Have three students speak the words of Pilate. From different corners of the class they can call out – one by one – after you (to the rest of the class, who are the pretend crowd): “What shall I do with Jesus called the Messiah?”, (Matthew 27 verse22). Have the class shout back the crowd’s words:

“Crucify Jesus. Crucify Him”, (Luke 23 verse 21). Perhaps do this two or thee times. Then settle the class down. Tell the class that this is what Jesus told His disciples would happen. And so Jesus was given to the Roman soldiers, to be crucified.

First they whipped Him badly. Then they made fun of Him. They dressed Him up as a King. They put a crown made from thorns on His head.

They spat at Him. They hit Him. After this painful torture the soldiers led Jesus to a place just outside the city wall. Golgotha is the Aramaic name, Matthew 27 verse 33. It means “the place of the Skull”. The Romans used a few different ways to crucify. Most likely they hammered nails through Jesus’ hands on to the wooden cross bar He carried. Then they drove a long nail through His ankles or feet on to the tall piece. The cross was pulled to stand it up.

Jesus was left hanging. This is what Jesus had told His disciples would happen. Although it was during normal daytime, darkness covered the whole country for three hours from midday. Then Jesus cried out, “My God, My God, why did You abandon Me”, (Matthew 27 verse 46). (Abandon means 'to leave someone'). Have the class cry out together: “My God, My God, why have You left Me alone?” Perhaps do this two or three times. Jesus was thinking of Psalm 22 where these words come from. He knew He was in the centre of His Father’s will. He was trusting Himself into His Father’s care as He died. Crowds of people witnessed it happen. There was no doubt about it. Later on


Pilate checked Jesus was dead before releasing the body to be buried. Jesus died, just as He told His disciples to expect. One very interesting thing happened when Jesus died. It tells us a big part of the meaning of Jesus’ death: Ask a good reader to read Matthew 27 verse 51. “Then the curtain hanging in the Temple was torn in two from top to bottom. The earth shook, the rocks split apart”…

1. Ask, Who did the Jews believe lived behind the curtain in the Most Holy Place of

Jerusalem’s Temple? (God Himself). 2. Ask, what do you think it means, this curtain being torn at the time of Jesus’

death? (The way into God’s presence is open. Jesus death – His blood shed –

marks the end of the Temple and all other sacrifices). So Jesus was dead and buried. Roman guards were ordered to keep the tomb safe from any thieves. Some people thought the disciples may try to move the body and pretend Jesus was alive again, Matthew27 verse 62-66. The disciples locked themselves away in a quiet room. They were afraid the Jewish religious leaders may try and kill them next. What did happen next is the greatest miracle that ever happened!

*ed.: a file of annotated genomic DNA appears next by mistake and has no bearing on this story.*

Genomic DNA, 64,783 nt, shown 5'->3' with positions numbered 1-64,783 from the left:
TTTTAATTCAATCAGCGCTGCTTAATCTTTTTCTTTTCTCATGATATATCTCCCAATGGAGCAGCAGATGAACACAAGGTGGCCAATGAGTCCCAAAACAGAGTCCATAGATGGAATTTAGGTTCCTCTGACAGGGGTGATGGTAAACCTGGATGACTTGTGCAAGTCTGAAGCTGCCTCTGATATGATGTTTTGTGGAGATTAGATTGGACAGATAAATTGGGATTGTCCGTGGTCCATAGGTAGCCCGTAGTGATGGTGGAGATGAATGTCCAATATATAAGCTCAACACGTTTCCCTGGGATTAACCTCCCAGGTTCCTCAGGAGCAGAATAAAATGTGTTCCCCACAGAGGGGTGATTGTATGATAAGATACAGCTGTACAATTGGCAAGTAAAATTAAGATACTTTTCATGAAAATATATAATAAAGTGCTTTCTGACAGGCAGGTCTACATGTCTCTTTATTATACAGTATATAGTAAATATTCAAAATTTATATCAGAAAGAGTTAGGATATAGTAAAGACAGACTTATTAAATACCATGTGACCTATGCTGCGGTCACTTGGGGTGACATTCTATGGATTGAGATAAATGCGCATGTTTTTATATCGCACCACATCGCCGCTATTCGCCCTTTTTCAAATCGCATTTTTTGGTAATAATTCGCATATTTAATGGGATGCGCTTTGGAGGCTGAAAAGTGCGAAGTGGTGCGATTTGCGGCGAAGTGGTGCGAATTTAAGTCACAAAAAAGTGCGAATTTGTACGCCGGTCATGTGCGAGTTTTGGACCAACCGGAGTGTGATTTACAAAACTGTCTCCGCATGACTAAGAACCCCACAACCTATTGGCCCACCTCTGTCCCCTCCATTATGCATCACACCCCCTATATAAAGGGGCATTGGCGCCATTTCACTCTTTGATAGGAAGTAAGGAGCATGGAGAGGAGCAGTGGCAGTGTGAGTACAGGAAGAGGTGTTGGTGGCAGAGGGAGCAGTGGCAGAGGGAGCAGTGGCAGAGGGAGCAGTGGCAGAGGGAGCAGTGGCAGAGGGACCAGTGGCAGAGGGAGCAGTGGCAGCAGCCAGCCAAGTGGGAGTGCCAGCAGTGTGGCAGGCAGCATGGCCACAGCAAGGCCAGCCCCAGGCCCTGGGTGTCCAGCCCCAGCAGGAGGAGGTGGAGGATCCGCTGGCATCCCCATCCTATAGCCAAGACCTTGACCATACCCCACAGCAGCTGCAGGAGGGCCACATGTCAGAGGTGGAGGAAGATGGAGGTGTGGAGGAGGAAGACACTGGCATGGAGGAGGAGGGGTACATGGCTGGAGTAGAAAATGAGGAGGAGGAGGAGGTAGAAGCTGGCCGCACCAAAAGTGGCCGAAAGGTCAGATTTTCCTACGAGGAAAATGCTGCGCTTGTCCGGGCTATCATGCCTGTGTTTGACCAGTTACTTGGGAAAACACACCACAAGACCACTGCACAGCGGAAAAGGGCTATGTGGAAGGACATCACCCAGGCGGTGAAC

It has completely changed world history.

It changes the lives of hundreds and thousands of individual people every year.

Have every student stand up. They can all pretend to be one of the women in the rest of the story. (There is only one rule: they must not move their feet! Only pretend walking, moving the hands and body.) 1. Early on Sunday morning women from Jesus’ followers went to the tomb. 2. They hoped to find some way of anointing Jesus’ body with the spices they

carried. They wanted to keep it safe from decay. 3. Matthew writes there was a violent earthquake as they arrived. 4. Luke writes the women see angels (“men in bright shining clothes”). 5. The women notice the stone at the tomb entrance is rolled away. 6. Going into the tomb they saw it was empty! Jesus’ body was not there!

  • Ask, how do you think the women felt? (Shocked, surprised, worried, angry, sad). The students act their own response. 6 students stand in front of the class and read aloud the words the angel said. From Matthew 28 verses 5-6:

  • “ I know you are looking for Jesus, / Who was crucified. / He is not here; / He has been raised, just as He said. / Come here / and see the place where

  • He was lying”.

Have them read it several times until the class hear it read very well.


The women ran and told all of the disciples. All that day people told one another what they thought was going on. Some was true. Some was not.

Two men were walking home late in the day. On the 11 kilometre journey they talked about all these events. A stranger joined them. He did not seem to know what had been going on. They told him all about Jesus. They said “we had hoped this Jesus would be the One Who was going to set Israel free”. “Now He has been crucified”. “Women found His tomb empty”. “No-one knows where the body is”, Luke 24 verses 13-24.

The stranger talked to them about the Scriptures, which He seemed to know very well. He showed them that the Messiah was expected to suffer – not like most people believed. His Kingdom was not of this world, Luke 24 verses 25-28.

When they arrived at the men’s house the three sat down to enjoy a meal together.

They suddenly saw this stranger was in fact Jesus!

Jesus had risen from the dead!

They immediately hurried all the way back to Jerusalem to tell the other disciples.

They soon discovered that other disciples had seen the risen Jesus too! And as they talked together Jesus Himself came into the room and stood there! He helped them to understand the Scriptures. And He told them He had a plan to use them for the rest of their lives, Luke 24 verses 33-49.

Once more 6 students stand in front of the class and read aloud the words the angel said at Jesus’ tomb. From Matthew 28 verses 5-6:

  • “I know you are looking for Jesus,/ Who was crucified. / He is not here;

  • / He has been raised, just as He said. / Come here / and see the place where He was lying”.

Have them read it several times.

This is exactly what Jesus had said would happen!